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Government is Inevitable January 29, 2009

Posted by federalist in Government, Natural Rights.
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I recently quipped, “A Minarchist is an Anarchist who has been mugged,” summarizing my conclusion after much debate that anarchists do not have a practicable social philosophy.  I just found Randall Holcombe’s excellent essay from The Independent Review (2004), “Government: Unnecessary but Inevitable,” in which he clearly explains why even starting from an anarchist condition any surviving society will inevitably converge on an equilibrium in which every individual is subject to a coercive government.  His arguments and illustrations are worth reading in full.  His conclusions:

One can debate the merits of anarchy in theory, but the real-world libertarian issue is not whether it would more be desirable to establish a limited government or to eliminate government altogether.

People may not need or want government, but inevitably they will find themselves under government’s jurisdiction.

A challenge to advocates of a minimal state is to explain how people can create and sustain preemptively a liberty-preserving government. 

I hew to Constitutional minarchy because though I subscribe to libertarian principles I also realize that a practical society requires some formal institutions of order that can’t depend on the voluntary consent of every individual.  Anarchists can’t resist this “Gotcha!  You say coercion is illegitimate and yet you support coercive institutions.”  Which is true: Even minarchy is illegitimate in principle.  But it is the only practical means of preserving our liberty.  Or, put another way, in the real world individual liberty is maximized under Mises-style minarchy (i.e., government constituted solely for the purpose of protecting individual liberty and private property).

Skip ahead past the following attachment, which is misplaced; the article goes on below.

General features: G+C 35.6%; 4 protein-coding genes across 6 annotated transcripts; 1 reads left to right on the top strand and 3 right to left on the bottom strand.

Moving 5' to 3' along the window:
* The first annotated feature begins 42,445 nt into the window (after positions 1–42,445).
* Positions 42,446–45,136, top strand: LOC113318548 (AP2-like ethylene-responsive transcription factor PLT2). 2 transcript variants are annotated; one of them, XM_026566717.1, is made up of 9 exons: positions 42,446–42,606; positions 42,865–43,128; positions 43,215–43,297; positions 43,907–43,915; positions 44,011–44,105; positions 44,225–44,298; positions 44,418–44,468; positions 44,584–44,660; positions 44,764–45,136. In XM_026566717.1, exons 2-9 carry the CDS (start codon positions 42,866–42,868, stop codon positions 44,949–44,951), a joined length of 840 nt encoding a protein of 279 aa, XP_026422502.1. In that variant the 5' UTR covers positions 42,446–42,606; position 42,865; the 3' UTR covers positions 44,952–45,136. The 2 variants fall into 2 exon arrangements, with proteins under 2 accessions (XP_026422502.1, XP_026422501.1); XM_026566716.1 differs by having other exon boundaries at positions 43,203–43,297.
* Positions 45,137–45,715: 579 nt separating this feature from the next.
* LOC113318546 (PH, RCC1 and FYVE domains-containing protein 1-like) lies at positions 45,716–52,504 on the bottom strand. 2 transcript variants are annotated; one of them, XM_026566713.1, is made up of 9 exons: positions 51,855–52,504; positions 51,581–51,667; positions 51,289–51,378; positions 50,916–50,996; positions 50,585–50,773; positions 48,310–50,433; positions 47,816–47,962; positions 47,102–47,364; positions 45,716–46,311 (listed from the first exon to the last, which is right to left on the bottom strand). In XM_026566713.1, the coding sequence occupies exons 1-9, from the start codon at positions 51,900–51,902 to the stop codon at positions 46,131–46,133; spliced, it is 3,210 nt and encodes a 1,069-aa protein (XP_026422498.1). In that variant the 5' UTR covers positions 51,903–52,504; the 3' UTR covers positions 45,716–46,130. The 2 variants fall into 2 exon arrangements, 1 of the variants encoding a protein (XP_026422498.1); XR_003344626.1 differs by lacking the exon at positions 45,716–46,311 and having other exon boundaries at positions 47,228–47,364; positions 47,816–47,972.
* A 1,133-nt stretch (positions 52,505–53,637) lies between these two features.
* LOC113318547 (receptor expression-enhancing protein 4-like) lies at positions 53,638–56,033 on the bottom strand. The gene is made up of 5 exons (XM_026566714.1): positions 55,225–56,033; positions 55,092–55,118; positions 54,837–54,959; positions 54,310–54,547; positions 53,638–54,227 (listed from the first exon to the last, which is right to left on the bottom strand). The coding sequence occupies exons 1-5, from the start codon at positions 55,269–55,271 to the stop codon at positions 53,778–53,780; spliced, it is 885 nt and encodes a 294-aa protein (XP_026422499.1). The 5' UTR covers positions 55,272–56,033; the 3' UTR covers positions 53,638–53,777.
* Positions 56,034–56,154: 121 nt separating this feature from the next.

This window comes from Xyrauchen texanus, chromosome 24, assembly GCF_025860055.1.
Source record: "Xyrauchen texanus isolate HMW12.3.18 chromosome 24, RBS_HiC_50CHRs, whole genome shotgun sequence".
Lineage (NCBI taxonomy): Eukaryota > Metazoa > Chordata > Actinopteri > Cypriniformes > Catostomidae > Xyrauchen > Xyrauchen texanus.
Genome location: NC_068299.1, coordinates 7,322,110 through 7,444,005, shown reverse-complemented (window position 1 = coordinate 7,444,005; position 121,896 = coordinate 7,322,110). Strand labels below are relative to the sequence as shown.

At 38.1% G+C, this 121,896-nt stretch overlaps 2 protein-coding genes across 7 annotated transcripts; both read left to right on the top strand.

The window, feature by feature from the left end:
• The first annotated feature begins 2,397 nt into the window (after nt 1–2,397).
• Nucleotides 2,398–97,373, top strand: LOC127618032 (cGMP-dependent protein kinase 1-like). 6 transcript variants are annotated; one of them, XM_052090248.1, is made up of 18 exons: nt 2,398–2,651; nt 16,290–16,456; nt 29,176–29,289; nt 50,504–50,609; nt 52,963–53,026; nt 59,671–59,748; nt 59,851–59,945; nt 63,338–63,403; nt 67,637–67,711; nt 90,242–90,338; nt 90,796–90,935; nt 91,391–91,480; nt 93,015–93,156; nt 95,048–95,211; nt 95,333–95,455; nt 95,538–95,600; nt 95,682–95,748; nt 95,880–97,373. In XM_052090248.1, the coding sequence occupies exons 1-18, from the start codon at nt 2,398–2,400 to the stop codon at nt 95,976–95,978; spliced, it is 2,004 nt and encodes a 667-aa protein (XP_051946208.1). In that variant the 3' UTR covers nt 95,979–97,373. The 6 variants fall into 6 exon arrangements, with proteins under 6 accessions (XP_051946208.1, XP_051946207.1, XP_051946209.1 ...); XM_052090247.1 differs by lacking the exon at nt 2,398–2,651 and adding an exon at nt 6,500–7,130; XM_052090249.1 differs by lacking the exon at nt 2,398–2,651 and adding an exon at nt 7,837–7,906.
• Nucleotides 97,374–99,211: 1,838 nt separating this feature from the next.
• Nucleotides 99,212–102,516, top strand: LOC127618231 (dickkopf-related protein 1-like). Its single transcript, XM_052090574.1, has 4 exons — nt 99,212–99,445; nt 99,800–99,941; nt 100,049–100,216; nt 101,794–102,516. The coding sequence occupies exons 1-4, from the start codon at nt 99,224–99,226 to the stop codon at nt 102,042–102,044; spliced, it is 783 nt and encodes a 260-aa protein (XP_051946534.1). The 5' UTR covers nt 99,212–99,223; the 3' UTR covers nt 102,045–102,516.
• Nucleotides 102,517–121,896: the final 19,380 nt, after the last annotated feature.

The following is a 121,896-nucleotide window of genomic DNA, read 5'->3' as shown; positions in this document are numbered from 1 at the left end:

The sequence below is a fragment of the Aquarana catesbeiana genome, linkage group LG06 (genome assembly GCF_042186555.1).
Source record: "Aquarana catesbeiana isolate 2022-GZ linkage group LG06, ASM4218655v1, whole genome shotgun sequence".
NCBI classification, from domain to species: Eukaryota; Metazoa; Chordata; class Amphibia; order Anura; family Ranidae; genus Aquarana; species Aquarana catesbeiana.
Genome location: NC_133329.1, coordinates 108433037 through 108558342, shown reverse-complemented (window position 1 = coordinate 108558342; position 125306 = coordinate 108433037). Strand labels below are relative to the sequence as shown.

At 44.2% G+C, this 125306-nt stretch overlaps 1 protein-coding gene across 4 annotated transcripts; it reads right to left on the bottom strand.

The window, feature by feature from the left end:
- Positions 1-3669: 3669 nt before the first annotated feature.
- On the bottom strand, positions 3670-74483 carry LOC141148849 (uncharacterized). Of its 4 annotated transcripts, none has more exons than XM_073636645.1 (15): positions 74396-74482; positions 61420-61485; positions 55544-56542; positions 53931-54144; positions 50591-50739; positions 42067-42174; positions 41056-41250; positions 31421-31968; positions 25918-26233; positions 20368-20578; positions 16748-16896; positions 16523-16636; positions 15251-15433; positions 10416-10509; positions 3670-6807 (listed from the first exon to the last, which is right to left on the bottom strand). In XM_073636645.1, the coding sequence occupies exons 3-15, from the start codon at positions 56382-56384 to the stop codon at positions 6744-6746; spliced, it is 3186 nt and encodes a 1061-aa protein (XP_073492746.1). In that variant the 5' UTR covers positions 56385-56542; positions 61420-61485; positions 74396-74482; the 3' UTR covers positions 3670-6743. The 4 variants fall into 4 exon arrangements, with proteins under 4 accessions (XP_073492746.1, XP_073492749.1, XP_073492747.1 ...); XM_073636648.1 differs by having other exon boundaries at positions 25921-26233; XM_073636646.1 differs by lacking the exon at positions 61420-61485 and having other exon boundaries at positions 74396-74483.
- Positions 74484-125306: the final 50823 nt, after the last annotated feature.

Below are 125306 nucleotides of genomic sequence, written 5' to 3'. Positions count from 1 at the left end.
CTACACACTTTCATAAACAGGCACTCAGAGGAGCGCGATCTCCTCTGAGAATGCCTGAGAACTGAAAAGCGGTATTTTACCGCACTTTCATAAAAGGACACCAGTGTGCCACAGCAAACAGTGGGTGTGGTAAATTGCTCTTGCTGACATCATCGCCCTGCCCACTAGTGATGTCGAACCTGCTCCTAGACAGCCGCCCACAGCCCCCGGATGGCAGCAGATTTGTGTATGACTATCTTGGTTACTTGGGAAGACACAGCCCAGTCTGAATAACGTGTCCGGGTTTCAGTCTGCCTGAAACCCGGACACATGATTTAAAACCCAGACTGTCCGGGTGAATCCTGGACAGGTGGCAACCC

Therefore, our goal as libertarians should not be the final destruction of all governments, but rather vigilance against the ones we have.

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Comments»

1. federalist - February 3, 2009

A good critique of Holcombe’s paper by Leeson and Stringham, followed by his response is here.

I think Holcombe grants too much quarter on the Somalia example. To recognize a society in relative anarchy at one moment in time does not demonstrate that anarchy might be a stable/equilibrium point. Nor is it clear that Somalia is in anarchy.

Holcombe suggests that governments and mafias don’t rush in to seize power when there is nothing worth seizing. Since there is no longer an international market for slaves people themselves, as property, are not inherently valuable. Maybe there are local uses for slaves in Somalia. But otherwise it would be incumbent on anarchist apologists to point to something of value in that supposed anarchy that is not subject to control by government, mafia, warlords, or bandits. The fact that all around them abjectly impoverished people are free from any rule of law does not mean that the society is in anarchy. In this case it might instead mean that those people are financially worthless.

2. federalist - February 6, 2009

Rothbard made a practical argument similar to mine, but in favor of libertarian anarchy.

What we assert is that, given any particular degree of “goodness” or “badness” among men, the purely libertarian society will be at once the most moral and the most efficient, the least criminal and the most secure of person or property.

I.e., men are not perfect, and so no social utopia of any type is attainable in practice. But we believe that independent of the depravity of man some social structures are more prosperous and moral than others.


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